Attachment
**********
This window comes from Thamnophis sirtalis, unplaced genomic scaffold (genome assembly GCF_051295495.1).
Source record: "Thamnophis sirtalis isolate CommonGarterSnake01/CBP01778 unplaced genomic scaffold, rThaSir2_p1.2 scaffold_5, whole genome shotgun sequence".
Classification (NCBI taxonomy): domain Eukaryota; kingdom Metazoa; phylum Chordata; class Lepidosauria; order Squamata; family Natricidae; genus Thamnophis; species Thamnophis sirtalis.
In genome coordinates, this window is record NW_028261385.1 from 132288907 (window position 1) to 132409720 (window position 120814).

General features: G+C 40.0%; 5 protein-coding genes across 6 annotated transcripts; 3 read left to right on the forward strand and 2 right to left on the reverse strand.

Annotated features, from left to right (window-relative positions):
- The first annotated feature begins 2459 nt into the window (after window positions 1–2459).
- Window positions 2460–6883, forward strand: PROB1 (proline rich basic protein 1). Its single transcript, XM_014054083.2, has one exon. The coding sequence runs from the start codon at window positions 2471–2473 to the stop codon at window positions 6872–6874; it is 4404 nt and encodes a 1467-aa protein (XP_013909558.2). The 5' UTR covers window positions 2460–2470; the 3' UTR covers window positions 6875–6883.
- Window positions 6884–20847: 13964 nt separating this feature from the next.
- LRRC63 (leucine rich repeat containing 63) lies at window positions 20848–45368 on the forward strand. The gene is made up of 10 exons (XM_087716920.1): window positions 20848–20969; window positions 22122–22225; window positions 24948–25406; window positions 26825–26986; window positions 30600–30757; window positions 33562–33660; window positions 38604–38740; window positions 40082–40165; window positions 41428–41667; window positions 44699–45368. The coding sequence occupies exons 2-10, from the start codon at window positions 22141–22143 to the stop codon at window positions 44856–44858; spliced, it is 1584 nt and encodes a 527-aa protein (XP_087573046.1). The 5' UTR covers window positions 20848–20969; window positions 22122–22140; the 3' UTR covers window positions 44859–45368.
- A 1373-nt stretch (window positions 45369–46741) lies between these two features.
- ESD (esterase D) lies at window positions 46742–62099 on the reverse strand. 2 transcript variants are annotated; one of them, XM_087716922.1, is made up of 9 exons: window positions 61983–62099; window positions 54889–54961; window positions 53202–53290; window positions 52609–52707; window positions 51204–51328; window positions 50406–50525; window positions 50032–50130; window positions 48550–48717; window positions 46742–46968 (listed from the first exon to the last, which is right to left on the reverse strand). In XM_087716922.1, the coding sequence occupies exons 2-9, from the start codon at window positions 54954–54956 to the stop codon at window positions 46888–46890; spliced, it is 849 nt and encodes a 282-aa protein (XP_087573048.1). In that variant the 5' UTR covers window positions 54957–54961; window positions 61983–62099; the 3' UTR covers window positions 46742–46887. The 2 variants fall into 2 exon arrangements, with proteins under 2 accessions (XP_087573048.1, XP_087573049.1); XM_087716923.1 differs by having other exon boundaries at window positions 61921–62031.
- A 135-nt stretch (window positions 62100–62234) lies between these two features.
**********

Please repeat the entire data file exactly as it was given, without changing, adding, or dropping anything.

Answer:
This window comes from Thamnophis sirtalis, unplaced genomic scaffold (genome assembly GCF_051295495.1).
Source record: "Thamnophis sirtalis isolate CommonGarterSnake01/CBP01778 unplaced genomic scaffold, rThaSir2_p1.2 scaffold_5, whole genome shotgun sequence".
Classification (NCBI taxonomy): domain Eukaryota; kingdom Metazoa; phylum Chordata; class Lepidosauria; order Squamata; family Natricidae; genus Thamnophis; species Thamnophis sirtalis.
In genome coordinates, this window is record NW_028261385.1 from 132288907 (window position 1) to 132409720 (window position 120814).

General features: G+C 40.0%; 5 protein-coding genes across 6 annotated transcripts; 3 read left to right on the forward strand and 2 right to left on the reverse strand.

Annotated features, from left to right (window-relative positions):
- The first annotated feature begins 2459 nt into the window (after window positions 1–2459).
- Window positions 2460–6883, forward strand: PROB1 (proline rich basic protein 1). Its single transcript, XM_014054083.2, has one exon. The coding sequence runs from the start codon at window positions 2471–2473 to the stop codon at window positions 6872–6874; it is 4404 nt and encodes a 1467-aa protein (XP_013909558.2). The 5' UTR covers window positions 2460–2470; the 3' UTR covers window positions 6875–6883.
- Window positions 6884–20847: 13964 nt separating this feature from the next.
- LRRC63 (leucine rich repeat containing 63) lies at window positions 20848–45368 on the forward strand. The gene is made up of 10 exons (XM_087716920.1): window positions 20848–20969; window positions 22122–22225; window positions 24948–25406; window positions 26825–26986; window positions 30600–30757; window positions 33562–33660; window positions 38604–38740; window positions 40082–40165; window positions 41428–41667; window positions 44699–45368. The coding sequence occupies exons 2-10, from the start codon at window positions 22141–22143 to the stop codon at window positions 44856–44858; spliced, it is 1584 nt and encodes a 527-aa protein (XP_087573046.1). The 5' UTR covers window positions 20848–20969; window positions 22122–22140; the 3' UTR covers window positions 44859–45368.
- A 1373-nt stretch (window positions 45369–46741) lies between these two features.
- ESD (esterase D) lies at window positions 46742–62099 on the reverse strand. 2 transcript variants are annotated; one of them, XM_087716922.1, is made up of 9 exons: window positions 61983–62099; window positions 54889–54961; window positions 53202–53290; window positions 52609–52707; window positions 51204–51328; window positions 50406–50525; window positions 50032–50130; window positions 48550–48717; window positions 46742–46968 (listed from the first exon to the last, which is right to left on the reverse strand). In XM_087716922.1, the coding sequence occupies exons 2-9, from the start codon at window positions 54954–54956 to the stop codon at window positions 46888–46890; spliced, it is 849 nt and encodes a 282-aa protein (XP_087573048.1). In that variant the 5' UTR covers window positions 54957–54961; window positions 61983–62099; the 3' UTR covers window positions 46742–46887. The 2 variants fall into 2 exon arrangements, with proteins under 2 accessions (XP_087573048.1, XP_087573049.1); XM_087716923.1 differs by having other exon boundaries at window positions 61921–62031.
- A 135-nt stretch (window positions 62100–62234) lies between these two features.